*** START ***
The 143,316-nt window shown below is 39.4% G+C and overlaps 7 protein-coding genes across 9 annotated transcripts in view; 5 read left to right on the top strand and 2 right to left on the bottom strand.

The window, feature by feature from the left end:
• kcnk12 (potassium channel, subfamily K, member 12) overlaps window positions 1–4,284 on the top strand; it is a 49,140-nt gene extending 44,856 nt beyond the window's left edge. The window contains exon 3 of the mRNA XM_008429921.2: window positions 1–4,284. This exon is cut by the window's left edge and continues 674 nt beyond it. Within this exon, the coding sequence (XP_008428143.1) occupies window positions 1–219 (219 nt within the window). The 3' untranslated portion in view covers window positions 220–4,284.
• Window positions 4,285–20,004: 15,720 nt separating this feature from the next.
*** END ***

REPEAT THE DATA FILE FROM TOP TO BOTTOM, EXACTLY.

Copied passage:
The 143,316-nt window shown below is 39.4% G+C and overlaps 7 protein-coding genes across 9 annotated transcripts in view; 5 read left to right on the top strand and 2 right to left on the bottom strand.

The window, feature by feature from the left end:
• kcnk12 (potassium channel, subfamily K, member 12) overlaps window positions 1–4,284 on the top strand; it is a 49,140-nt gene extending 44,856 nt beyond the window's left edge. The window contains exon 3 of the mRNA XM_008429921.2: window positions 1–4,284. This exon is cut by the window's left edge and continues 674 nt beyond it. Within this exon, the coding sequence (XP_008428143.1) occupies window positions 1–219 (219 nt within the window). The 3' untranslated portion in view covers window positions 220–4,284.
• Window positions 4,285–20,004: 15,720 nt separating this feature from the next.